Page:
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Couple hope to attract tourists to Dry Doddington alpaca farm

A unique family-friendly tourism experience is planned to the north of Grantham.

Farming couple Martin and Clare Stanger hope to create an Alpaca Centre on the site of Meadow Farm, Clensey Lane, Dry Doddington.

The venture, which they hope to open by the year end, stems from their success with alpacas over the past dozen or so years.

Martin and Clare took their first alpacas in 2005 as an attempt to diversify their farming business.

They specialise in coloured alpacas, with an age range from eight months to 21 years old. There are 22 recognised colours including black, white, fawn, greys and various multi-colours.

The herd grew from four to 85 and is now one of the largest in the country.

Martin said: "They are all named and micro-chipped and registered pedigrees through the British Alpaca Society."

For 11 years, the couple who trade as JandJ Alpacas have attended various shows, ploughing matches and other events.

Martin continued: "Last year we had the champion black female at the Northumberland Show and a reserve champion black male at the Great Yorkshire Show."

There have been many other awards at national show level, something which has helped drive demand for their alpacas and related woollen products.

JandJ also run a growing knitwear business created using the fleeces from their breeding herd. The knitwear sales derive from attending weekly events from August to Christmas and online sales throughout the year.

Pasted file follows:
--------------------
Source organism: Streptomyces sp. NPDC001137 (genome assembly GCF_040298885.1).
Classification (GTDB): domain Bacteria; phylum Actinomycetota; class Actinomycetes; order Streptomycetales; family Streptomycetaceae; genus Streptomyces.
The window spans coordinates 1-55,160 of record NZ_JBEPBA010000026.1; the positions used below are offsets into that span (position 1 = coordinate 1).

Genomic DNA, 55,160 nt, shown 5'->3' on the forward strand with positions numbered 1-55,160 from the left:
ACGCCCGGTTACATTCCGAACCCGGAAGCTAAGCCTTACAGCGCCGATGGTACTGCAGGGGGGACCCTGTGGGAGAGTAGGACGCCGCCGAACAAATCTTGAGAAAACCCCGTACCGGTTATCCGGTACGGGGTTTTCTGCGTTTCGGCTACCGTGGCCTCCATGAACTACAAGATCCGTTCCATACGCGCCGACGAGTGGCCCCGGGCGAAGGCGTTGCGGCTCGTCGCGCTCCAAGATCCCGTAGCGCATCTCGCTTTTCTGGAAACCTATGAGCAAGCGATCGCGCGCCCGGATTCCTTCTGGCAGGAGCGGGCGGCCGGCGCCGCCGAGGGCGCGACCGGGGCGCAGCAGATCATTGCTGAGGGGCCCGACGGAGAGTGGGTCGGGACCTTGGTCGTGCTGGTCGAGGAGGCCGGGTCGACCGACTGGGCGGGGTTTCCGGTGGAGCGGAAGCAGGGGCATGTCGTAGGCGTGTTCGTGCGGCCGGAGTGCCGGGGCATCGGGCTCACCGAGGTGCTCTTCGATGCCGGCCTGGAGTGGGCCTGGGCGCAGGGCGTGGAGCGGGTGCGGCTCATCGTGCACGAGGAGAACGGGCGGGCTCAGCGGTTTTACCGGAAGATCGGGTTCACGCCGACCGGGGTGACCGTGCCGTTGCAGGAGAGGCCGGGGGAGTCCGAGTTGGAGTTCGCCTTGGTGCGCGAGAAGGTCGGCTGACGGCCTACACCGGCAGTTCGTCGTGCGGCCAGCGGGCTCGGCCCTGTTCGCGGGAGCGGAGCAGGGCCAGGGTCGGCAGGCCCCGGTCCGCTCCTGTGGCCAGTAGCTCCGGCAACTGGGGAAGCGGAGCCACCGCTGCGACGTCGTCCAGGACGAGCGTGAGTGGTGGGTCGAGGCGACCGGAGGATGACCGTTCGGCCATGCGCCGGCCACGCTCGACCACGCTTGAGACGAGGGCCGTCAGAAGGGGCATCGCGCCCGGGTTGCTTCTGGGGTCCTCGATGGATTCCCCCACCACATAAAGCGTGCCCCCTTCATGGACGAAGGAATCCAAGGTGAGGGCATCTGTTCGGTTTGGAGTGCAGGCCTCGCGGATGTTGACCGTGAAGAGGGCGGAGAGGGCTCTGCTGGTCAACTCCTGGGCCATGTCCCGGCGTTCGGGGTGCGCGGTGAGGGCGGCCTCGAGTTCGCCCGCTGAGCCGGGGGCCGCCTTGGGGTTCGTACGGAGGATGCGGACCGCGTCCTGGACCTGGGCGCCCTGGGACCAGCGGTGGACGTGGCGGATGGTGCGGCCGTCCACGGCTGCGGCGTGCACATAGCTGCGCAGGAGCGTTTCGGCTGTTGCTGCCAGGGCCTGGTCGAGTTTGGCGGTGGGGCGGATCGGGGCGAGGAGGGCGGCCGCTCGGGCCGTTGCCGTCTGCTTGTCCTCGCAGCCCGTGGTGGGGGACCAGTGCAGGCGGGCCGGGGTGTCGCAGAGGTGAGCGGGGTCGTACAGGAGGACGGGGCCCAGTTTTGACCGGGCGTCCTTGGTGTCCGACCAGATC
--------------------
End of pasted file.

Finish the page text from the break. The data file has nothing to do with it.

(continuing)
Clare said: "It's a big part of our living. We create knitwear. It's a big part of our diversification."

Attending these weekly events led to people saying they wanted to visit their farm, which in turn led to the application for a shop, cafe and alpaca centre.

Already, Meadow Farm hosts 'Alpaca Chats' and Alpaca Husbandry Courses. The chats consists of a 1-2 hour tour of the farm where people meet the alpacas and learn about the wool process. The husbandry course last half a day and aims to educate potential alpaca owners on how to care for their animals. Later this summer, they also plan alpaca treks around the farm.

A dedicated alpaca centre, explains the planning application to South Kesteven District Council, would "provide a commercial diversification of the farm, enabling visitors to learn and meet the alpacas whilst being able to provide refreshments through providing the service of a shop and cafe."

A more formal 'classroom' and shop would help them showcase their products, something they do already, but in a more professional setting.

The centre would be built from two shipping containers and designed to blend in with the rest of the farm. The cafe would feature six tables and would allow 32 covers. There would be parking for 21 cars.

The application says school groups have already expressed interest in calling and the centre could host evening courses, such as mosaic making, jewellery, wreaths, adding the knitting and crochet guild has been hosted already.

With nothing like it locally, the alpaca centre would be a unique attraction that would help support some 28 tourist accommodation providers within six miles of the farm. And with their competitors in far away Sussex, Derbyshire and the Isle of Wight, Lincolnshire would benefit from the growth of this enterprise.

Just 32 cars a day are expected down Clensey Lane, which is so rural, there will be no noise nuisance to any neighbours.

Clare said: "This is something different. People want to see them. They are desperate to come and look at them. We are lucky to own them and people want to see them."

The application is expected to take eight weeks to determine, which would allow for work to start by the end of summer. If successful, the couple plan to do much of the construction themselves to keep costs down.

Martin added: "I would like to think we will have the centre open by late 2018, with the shop and everything all ready by Christmas."

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